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Current Treatment Regimens for Multiple Myeloma

Approaching Upfront Treatment for Multiple Myeloma

Amrita Krishnan, MD, FACP, shares insight on the goals and factors that affect frontline therapy selection for patients with newly diagnosed multiple myeloma and explains the potential value of minimal residual disease.


Amrita Krishnan, MD, FACP: The goals of therapy for myeloma have changed. It used to be sort of a question of controlling disease. Really, now we’re moving into a question of…curing disease is our ultimate goal. We recognize that there is a subset of patients in whom we’re able to do that. That’s still a small subset, and, unfortunately, we’re not able to identify who those patients are going to be. But having said that, what we do know is that multiple drugs in different classes used in combination early in the course of therapy can lead to deep responses. Now we’re seeing MRD-negative responses, and, ultimately, I think that is our goal of treatment, because now we know that MRD-negative states correlate with progression-free survival. The other thing that we do know about is a backbone therapy regimen that includes a proteasome inhibitor—and you can argue which proteasome inhibitor—and that varies patient to patient. In combination with an IMiD, generally, lenalidomide is still a frontline IMiD in the United States. In Europe, it tends to be thalidomide, steroids. Unfortunately, patients don’t like steroids. We don’t really like them, but they still form a backbone of therapy given their synergy with the other drugs. And more and more, the issue of antibody therapy also in the frontline setting is what we use and to get, again, deep response.

We also want to minimize toxicity, so I think getting neuropathies is not acceptable for us any longer in terms of patient quality of life. And we’re quick to either adjust therapy or change therapy if we see that as an issue. Fortunately, the other drugs seem to be quite well tolerated. Hematologic toxicity is something we also monitor and adjust as we need to. I still plan for transplant, too, so I use that as part of my frontline package for the majority of patients I see.

Patients with comorbidities do present a challenge, but they’re the reality of myeloma, as the median age of diagnosis of myeloma is 72. So, most patients, by the time they reach that age, come along with a burden of other comorbidities. The most common one is said to be hypertension and diabetes. But having said that, those are the things that some of our treatments also exacerbate. So, if you have diabetes, you may have underlying neuropathy, for example. Obviously, the steroids are not helping your diabetes. We need to do a couple of things for patients who are older, patients with comorbidities. First of all, we need to assess them better, and there have been a lot of data from ASCO that show geriatric assessment needs to be more focused and more codified—and so, this idea of a frailty index, a comorbidity score, geriatric score—and we’ve been using that more and more in our clinics. And we’re surprised sometimes—just the eyeball test for a patient is not enough. And some of these geriatrics assessments can be really helpful in terms of picking out what is the best treatment for patients, because they also do not just encompass the physical characteristics; we’re also taking into account social characteristics, activities of daily living, independent activities of daily living, and social support, which, when you’re talking about some therapies, are very important considerations.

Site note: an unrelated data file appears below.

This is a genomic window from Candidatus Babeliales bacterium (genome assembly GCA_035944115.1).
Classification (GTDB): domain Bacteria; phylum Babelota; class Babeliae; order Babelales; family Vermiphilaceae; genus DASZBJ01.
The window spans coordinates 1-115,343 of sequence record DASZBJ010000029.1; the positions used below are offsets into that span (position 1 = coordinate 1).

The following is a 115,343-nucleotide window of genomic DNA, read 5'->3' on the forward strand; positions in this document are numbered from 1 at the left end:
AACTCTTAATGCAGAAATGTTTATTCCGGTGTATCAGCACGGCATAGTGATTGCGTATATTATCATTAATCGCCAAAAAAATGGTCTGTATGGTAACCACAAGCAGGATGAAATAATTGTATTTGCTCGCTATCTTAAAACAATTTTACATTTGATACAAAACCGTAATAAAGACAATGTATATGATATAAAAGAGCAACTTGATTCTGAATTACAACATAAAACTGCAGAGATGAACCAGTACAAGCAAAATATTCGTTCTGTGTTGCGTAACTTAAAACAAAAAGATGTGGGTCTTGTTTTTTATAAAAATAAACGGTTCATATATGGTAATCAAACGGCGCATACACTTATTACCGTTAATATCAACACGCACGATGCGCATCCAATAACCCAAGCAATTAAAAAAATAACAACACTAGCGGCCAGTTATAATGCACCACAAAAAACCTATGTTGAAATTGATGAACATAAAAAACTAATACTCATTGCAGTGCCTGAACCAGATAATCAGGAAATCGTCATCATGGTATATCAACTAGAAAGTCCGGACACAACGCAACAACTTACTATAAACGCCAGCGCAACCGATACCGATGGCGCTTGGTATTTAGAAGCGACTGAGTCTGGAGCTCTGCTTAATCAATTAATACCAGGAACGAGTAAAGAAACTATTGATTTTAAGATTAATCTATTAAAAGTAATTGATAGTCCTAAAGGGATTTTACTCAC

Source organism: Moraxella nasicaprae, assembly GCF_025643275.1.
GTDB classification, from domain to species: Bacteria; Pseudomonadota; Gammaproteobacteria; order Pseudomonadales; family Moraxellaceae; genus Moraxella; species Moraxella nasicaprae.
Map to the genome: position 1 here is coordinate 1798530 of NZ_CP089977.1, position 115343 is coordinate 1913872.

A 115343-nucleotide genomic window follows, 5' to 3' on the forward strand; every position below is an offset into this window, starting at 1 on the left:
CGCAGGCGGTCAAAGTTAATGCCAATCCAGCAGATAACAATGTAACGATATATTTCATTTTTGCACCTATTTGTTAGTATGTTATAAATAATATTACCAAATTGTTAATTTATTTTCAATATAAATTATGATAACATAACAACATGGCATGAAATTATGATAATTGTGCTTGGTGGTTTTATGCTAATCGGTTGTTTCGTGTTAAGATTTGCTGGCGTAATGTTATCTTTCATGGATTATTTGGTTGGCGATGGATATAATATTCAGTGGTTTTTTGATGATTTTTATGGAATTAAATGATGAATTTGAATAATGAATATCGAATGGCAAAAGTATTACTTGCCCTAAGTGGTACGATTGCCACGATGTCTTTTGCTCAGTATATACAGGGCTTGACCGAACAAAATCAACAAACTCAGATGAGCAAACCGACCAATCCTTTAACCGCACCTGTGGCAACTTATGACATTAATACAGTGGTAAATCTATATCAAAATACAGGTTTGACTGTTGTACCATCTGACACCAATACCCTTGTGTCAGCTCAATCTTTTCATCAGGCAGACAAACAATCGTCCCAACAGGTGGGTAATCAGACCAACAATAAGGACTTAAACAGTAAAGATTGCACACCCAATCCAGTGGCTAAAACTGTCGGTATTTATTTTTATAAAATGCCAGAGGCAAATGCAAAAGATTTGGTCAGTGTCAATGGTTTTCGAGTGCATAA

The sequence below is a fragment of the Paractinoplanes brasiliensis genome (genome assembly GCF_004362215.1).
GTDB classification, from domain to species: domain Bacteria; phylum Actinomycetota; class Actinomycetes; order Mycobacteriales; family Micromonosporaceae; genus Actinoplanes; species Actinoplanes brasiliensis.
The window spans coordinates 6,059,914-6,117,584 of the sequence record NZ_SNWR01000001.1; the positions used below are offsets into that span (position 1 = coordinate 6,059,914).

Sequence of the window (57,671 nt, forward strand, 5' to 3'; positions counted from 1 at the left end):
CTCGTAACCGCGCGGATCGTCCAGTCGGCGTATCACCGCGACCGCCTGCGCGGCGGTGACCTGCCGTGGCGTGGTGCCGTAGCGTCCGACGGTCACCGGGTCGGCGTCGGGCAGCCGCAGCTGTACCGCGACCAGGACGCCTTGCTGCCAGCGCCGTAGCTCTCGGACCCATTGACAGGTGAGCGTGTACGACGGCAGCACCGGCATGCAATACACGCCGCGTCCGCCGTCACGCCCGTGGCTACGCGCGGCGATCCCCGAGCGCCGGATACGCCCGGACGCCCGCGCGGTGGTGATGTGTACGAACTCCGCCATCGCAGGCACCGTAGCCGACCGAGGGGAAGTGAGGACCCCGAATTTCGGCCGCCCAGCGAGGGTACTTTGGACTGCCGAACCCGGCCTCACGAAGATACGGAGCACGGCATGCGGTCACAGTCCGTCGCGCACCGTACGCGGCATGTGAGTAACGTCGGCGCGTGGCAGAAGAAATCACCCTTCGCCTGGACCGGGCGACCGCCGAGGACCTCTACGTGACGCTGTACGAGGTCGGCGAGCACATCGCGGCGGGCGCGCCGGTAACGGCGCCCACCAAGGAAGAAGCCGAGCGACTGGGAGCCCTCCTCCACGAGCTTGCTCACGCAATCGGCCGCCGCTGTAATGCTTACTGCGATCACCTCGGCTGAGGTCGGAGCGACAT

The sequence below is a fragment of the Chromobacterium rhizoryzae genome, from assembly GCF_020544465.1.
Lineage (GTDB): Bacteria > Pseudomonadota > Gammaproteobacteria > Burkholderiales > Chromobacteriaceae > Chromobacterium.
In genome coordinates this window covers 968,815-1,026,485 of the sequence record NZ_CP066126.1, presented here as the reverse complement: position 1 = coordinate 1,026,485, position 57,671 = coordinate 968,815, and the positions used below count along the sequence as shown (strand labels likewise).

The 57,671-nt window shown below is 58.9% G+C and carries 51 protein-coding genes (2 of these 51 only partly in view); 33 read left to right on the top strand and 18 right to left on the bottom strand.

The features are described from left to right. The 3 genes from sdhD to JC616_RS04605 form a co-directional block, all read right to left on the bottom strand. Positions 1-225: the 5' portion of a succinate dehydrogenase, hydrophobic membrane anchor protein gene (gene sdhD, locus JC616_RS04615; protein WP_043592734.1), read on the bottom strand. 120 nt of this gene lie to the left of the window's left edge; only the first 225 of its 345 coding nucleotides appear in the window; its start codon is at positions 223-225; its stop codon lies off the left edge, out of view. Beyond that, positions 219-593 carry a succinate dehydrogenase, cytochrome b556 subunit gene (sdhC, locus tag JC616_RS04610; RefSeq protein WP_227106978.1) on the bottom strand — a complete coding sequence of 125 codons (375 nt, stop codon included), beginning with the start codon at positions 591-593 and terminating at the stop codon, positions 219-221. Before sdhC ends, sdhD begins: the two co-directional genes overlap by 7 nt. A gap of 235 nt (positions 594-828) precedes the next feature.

The other thing I think that has been important to us is being able to use these drugs but sometimes adjust the dosing. For example, RVd-lite—so somewhat of a lower dose of lenalidomide and a lower dose of bortezomib, so less neuropathy in a patient. Older patients tend to get more neuropathy. Lower dose of steroids, we recognize now to use in patients over the age of 75. We automatically will start with half the dose of dexamethasone that we do in older patients.

MRD has been very exciting to us in myeloma because we can now achieve MRD. Having said that, there are multiple, multiple challenges with it. First of all, we still don’t have complete agreement on the best method to assess MRD. The second part of that is that MRD is a narrow-based test, so that you can sometimes be MRD-negative but still be PET scan–positive, for example. You can’t use just 1 MRD test alone as your true end point and stop therapy. So, what we can say about MRD is that clearly, it’s prognostic in terms of progression-free survival, whichever way you measure it, be that by next-generation flow or by PCR-based testing. But are we able to use it to change therapy yet? And I would say the answer is no, but it is the future.

For example, we are going to be opening a huge trial that we’re very excited about through SWOG that is going to perform autologous transplant on our patients. Patients are going to get maintenance therapy. One arm will be lenalidomide/daratumumab. One arm will be lenalidomide, and then at 2 years, patients will have MRD reassessed. And patients who are MRD-negative will undergo a second randomization to either stopping therapy or continuing maintenance therapy. So, I’m very excited about that trial because it will answer for us, in a randomized prospective fashion, can you use MRD to guide therapy?
 
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